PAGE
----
Charlie was accompanied on this tour by Invercargill Brigadiers mid-fielder Bob Morrison.
In subsequent years he toured to New Caledonia and Tahiti and played numerous home games for New Zealand.
His time in Invercargill was punctuated by a two year stint in Christchurch where he was lured north by the ambitious Western club that was setting the pace in local competition. A personal ambition to win a prestigious Chatham Cup final medal was never fulfilled by Charlie although he did play in South-Island finals with Western and later in two with Thistle.
Back in Invercargill he found time to coach Thistle junior teams, a Marist girl’s team and of course was a star player in a very good Thistle men’s team. Although it was matched most of the time by an equally good Brigadiers unit.
These were halcyon days for Southland soccer as games between the foes drew hundreds of people to the sidelines.
Charlie took on the role of player-coach at the Thistle club when incumbent Doug Ottley became coach of the newly formed Invercargill City composite team. His (Charlie’s) coaching career was short in time but strong on success as he led the Thistle team in 1969 to the treble of Senior and Second grade titles and the South Island Chatham cup final against New Brighton for which it earned the Churchill rose-bowl.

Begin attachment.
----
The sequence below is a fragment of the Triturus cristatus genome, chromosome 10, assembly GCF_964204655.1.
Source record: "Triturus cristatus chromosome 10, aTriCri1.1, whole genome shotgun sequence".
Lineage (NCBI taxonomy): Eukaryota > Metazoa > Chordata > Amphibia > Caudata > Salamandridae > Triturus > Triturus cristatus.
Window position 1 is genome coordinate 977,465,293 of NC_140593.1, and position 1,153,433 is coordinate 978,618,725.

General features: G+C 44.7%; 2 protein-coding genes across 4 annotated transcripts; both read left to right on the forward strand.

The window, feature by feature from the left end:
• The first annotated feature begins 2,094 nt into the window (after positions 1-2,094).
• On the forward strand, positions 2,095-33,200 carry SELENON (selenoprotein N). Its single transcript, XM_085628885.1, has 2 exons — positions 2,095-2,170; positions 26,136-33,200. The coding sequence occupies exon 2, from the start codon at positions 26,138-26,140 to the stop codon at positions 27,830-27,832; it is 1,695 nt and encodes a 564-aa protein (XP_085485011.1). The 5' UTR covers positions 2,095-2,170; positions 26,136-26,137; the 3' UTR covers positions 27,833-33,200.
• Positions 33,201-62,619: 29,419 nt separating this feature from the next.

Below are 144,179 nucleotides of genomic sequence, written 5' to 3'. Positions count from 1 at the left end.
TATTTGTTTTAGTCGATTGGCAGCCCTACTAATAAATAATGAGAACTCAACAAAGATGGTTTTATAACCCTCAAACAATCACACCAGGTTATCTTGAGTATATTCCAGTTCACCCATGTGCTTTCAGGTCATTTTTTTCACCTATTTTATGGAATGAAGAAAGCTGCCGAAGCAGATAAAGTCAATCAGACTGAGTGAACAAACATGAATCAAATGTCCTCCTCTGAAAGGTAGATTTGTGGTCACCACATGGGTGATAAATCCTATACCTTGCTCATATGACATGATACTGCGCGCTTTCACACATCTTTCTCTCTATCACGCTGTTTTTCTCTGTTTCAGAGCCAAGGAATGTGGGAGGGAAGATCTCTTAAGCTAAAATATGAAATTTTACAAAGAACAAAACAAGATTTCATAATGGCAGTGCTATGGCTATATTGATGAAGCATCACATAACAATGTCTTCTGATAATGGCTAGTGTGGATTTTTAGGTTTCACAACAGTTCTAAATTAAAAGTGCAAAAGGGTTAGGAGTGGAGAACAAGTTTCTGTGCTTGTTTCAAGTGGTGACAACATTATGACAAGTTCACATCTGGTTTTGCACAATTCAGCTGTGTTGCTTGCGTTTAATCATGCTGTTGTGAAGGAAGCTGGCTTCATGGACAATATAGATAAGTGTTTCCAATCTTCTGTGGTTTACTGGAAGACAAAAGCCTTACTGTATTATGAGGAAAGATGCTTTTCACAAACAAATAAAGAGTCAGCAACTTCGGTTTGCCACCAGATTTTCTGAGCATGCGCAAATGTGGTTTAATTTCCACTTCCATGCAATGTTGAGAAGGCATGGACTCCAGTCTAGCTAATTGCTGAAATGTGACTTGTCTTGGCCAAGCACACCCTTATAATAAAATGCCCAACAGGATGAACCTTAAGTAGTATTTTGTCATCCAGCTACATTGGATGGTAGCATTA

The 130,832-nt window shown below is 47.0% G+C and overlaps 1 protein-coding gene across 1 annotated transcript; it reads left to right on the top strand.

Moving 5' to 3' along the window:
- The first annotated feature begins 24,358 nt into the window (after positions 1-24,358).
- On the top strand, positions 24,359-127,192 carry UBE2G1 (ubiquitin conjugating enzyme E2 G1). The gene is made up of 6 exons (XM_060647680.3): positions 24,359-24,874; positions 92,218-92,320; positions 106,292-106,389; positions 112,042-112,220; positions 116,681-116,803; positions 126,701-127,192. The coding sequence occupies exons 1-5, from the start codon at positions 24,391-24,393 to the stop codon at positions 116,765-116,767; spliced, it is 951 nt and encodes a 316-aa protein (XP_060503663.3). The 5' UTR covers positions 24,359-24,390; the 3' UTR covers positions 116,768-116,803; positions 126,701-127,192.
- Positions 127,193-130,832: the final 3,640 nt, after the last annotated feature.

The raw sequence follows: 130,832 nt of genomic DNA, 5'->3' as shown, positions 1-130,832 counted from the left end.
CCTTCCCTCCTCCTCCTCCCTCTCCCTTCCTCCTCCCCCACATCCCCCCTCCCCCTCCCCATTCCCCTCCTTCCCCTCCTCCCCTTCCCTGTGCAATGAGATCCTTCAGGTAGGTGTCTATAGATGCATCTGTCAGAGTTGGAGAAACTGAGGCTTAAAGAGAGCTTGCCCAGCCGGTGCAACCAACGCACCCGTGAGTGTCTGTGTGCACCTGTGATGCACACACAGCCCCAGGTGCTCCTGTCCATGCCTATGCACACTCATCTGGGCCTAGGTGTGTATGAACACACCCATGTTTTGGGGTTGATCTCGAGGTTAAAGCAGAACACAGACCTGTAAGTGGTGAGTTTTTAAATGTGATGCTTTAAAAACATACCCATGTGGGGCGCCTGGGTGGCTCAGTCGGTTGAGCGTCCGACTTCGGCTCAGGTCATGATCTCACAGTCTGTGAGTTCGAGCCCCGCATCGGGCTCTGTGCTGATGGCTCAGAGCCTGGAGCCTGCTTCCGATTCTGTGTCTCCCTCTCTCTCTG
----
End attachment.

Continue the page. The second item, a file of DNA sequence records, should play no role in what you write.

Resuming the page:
He continued to play an active role in soccer until the age of 43.
Not one to give up on activity easily, Charlie was enticed to take up lawn bowling by his uncle Brian Lavery and joined the Waverley club. Apart from a time when he was caring for his wife Beverley through her illness he was a thirty eight year club member.
As well as being a more than capable bowler he willingly offered assistance with jobs around the club from greenkeeper assistant to maintenance handy man to running a winter indoor tournament at the clubrooms.
During his time there he won the club novice singles title, champion pairs with Brian Lavery, champion triples with Doug Muirhead and Bob Swinney and champion fours with Norm O’Grady, Jack Plunket and Bob Swinney.
A close friend described Charlie’s interaction with people as having dazzled them with his skills, enlightened them with his wisdom and entertained them with his humour, and that about sums up the character that was Charlie Steele.
Charlie Steele played in 23 football games for New Zealand (15 while with Thistle and 8 with Western), scoring 12 goals, South Island 6 – 3 goals, South Island minor association selection 1, Buller 7 – 4 goals, Canterbury 21 – 17 goals and Southland 24 – 19 goals.
His wife Bev passed away in May 2003,
Debbie was the first women Southlander to play for the New Zealands womens team she played against Australia in Auckland and was a member of the team which finished runner up at the World Invitation Womens Tournment in Taiwan in 1981. Debbie is the daughter of two life members the late Doug and Esme Ottley She is married to Chris Mathieson a former Senior Mens Captain and to the best of our knowledge she is still the only Southland women to play for our country at soccer.